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Han Xiong Ba Bei (涵胸拔背) or to contain the chest and raise the back, “contain” means to hold or embrace. Containing the chest means that the chest should maintain a sense of inner containment, with the chest cavity relaxed, empty, and contained, neither protruding forward nor collapsing backward. The shoulders slightly come forward, and the clavicles, sternum, and pectoral muscles sink and descend, contributing to the sinking of Qi to the Dantian. The ability to contain the chest enables the movement of Qi to be guided by the mind (Yi Xin Xing Qi). If the chest is not contained, the Qi easily rises, causing mental (Jing-Shen) tension and affecting smooth breathing. Therefore, it is necessary to contain the chest. However, containing the chest does not mean concaving the chest, and practitioners should distinguish between the two.

Raising the back means that the back should not protrude backward but remain straight, allowing the Qi to adhere to the back. It could feel warm and give a sense of energy (a sense of Qi or Qi Gan). Being able to contain the chest in the front and raise the back in the rear allows the whole body’s movements to be coordinated and consistent. Only then can the spine generate elastic force like a bow when force is released (Fa Fang), as described by the saying, “Force is released from the spine.” When practicing Taijiquan, it is important to avoid protruding the chest, as it easily leads to Qi rising upward. Containing the chest means that the chest slightly sinks inward, allowing the lungs to open and close rhythmically and the Qi to sink to the Dantian. “Raise” means slightly lift or elevate, and “raise the back” means slightly lifting the back with the head. With the guidance of “the ethereal crown force (Xu Ling Ding Jin or hanging the crown point),” the back naturally lifts, keeping the spine vertical and ensuring unobstructed circulation of the Governor Vessel (Du Mai). Therefore, containing the chest and lifting the back are interconnected. By properly hanging the crown point, containing the chest, and raising the back, the body feels light and agile (which is the purpose of training Taijiquan; it is the true result of the proper Song). Thus, containing the chest and raising the back is not hunching the back or raising the back, but a combination of various forces: empty, relaxed, and sinking.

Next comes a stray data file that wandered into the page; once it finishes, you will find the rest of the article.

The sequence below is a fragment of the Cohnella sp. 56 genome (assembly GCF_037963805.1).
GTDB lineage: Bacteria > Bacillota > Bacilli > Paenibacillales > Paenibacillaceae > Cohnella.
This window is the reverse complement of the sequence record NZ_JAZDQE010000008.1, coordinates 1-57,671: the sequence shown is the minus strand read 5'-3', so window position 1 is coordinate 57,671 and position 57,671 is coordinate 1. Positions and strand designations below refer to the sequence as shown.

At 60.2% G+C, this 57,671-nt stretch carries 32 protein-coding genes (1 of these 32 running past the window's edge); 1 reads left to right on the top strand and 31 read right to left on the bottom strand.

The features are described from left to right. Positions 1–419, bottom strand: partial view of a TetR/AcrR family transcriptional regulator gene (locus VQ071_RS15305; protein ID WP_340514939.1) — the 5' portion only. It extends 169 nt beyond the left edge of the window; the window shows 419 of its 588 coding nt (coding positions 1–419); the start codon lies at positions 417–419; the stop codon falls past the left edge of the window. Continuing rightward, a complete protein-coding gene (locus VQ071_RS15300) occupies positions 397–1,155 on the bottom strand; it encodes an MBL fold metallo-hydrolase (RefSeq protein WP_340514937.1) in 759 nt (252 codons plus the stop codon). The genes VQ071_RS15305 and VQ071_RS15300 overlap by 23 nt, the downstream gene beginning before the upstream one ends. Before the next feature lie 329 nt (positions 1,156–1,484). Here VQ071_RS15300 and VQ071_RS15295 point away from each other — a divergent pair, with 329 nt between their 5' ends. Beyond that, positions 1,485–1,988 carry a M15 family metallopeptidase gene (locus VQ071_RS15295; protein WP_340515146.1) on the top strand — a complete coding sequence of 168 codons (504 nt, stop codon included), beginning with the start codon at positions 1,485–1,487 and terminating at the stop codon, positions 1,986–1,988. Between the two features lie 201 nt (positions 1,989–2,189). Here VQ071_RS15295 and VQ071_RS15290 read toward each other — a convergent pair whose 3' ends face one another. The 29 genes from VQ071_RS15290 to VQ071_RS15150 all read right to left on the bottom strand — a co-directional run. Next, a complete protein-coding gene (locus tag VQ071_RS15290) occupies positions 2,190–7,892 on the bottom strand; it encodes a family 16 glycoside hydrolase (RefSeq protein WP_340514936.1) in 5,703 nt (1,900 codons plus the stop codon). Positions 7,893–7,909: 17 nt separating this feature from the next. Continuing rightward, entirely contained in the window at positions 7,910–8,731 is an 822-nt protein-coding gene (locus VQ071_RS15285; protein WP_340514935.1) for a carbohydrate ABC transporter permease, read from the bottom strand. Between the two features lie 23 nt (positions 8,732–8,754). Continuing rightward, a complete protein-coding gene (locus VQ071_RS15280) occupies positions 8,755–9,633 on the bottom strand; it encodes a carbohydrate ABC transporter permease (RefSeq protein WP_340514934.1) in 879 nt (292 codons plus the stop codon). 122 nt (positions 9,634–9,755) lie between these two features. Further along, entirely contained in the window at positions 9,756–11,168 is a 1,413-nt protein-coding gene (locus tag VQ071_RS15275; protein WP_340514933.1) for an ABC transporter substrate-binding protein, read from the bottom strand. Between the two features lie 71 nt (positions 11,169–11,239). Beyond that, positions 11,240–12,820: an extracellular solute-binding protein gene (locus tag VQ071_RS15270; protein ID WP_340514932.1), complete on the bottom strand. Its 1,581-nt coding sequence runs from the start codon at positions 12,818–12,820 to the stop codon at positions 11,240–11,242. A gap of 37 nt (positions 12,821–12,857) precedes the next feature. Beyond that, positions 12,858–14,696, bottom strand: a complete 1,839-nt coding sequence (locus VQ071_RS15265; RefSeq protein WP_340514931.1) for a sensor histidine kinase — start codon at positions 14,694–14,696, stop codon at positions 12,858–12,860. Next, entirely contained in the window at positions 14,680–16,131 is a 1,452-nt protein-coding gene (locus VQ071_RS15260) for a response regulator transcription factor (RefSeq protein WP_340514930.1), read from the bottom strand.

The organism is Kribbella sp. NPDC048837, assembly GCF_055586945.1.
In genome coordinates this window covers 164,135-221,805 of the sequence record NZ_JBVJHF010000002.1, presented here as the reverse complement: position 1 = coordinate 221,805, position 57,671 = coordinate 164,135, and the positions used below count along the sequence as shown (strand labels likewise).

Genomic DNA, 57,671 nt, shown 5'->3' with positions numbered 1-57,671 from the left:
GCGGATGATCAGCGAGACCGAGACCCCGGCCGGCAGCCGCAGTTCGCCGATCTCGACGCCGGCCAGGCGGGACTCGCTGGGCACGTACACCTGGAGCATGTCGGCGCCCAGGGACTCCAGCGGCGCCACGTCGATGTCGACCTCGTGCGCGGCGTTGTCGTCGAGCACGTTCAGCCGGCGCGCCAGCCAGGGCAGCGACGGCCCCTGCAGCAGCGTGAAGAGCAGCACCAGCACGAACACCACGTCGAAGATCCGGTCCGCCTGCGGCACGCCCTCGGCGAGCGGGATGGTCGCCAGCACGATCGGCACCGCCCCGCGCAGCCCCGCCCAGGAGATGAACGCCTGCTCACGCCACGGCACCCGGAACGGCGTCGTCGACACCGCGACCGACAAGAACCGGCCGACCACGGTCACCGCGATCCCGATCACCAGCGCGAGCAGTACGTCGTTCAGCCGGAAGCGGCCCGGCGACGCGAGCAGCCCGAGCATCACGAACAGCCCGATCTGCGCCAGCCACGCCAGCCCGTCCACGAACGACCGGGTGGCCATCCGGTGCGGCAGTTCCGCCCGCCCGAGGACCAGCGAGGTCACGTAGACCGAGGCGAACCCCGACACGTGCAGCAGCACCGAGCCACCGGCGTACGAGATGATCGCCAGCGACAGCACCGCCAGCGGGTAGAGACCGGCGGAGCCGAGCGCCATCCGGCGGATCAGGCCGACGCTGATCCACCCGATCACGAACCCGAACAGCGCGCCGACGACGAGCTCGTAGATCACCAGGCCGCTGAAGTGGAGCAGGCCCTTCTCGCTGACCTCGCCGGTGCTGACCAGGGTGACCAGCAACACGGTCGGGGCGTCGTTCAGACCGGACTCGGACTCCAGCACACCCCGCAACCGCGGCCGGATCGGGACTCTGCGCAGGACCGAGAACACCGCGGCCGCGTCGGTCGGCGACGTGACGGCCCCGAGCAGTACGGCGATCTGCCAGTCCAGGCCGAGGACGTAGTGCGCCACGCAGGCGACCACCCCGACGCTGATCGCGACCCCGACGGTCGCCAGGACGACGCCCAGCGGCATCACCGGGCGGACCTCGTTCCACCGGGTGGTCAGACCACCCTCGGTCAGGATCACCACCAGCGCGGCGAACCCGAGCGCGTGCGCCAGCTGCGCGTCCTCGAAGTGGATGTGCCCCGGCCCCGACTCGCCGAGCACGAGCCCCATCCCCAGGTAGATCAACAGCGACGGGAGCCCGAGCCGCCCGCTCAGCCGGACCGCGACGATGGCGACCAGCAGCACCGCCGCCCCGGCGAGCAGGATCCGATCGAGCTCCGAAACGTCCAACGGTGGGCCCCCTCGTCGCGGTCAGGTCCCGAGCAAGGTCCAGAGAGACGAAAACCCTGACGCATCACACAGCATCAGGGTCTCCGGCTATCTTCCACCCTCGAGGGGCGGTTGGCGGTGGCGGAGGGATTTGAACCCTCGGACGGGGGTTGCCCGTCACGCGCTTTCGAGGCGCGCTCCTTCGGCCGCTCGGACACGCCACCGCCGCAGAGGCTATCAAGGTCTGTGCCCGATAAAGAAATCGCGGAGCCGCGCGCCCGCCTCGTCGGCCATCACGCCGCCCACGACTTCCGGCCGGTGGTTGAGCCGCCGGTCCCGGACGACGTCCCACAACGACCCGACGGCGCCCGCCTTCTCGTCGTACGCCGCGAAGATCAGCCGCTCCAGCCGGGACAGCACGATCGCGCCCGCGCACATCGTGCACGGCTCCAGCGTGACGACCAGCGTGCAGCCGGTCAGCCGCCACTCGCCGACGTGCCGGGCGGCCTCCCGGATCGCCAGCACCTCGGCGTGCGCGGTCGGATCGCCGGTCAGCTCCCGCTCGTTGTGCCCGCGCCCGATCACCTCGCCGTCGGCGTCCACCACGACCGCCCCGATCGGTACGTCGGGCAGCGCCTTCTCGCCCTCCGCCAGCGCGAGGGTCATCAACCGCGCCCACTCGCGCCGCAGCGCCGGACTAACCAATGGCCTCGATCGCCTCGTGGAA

-Translate from Nui Chumming’s Hand Copying Taijiquan Old Classics Collection.

-Niu Chunming was one of the three Xuan of the Yang family who learned directly from Yang Jianhou and Bai Shi (拜師 – In the context of Chinese martial arts, it is a ceremony with ritual elements conducted by a master in which one or more students “Enter the Door” and become disciples) to Yang Chengfu after Yang Chengfu moved to Beijing. Niu was the one who helped Yang Chengfu in teaching at Zhongshan Park by Yang Jianhou’s order before Yang Chengfu achieved his skill.

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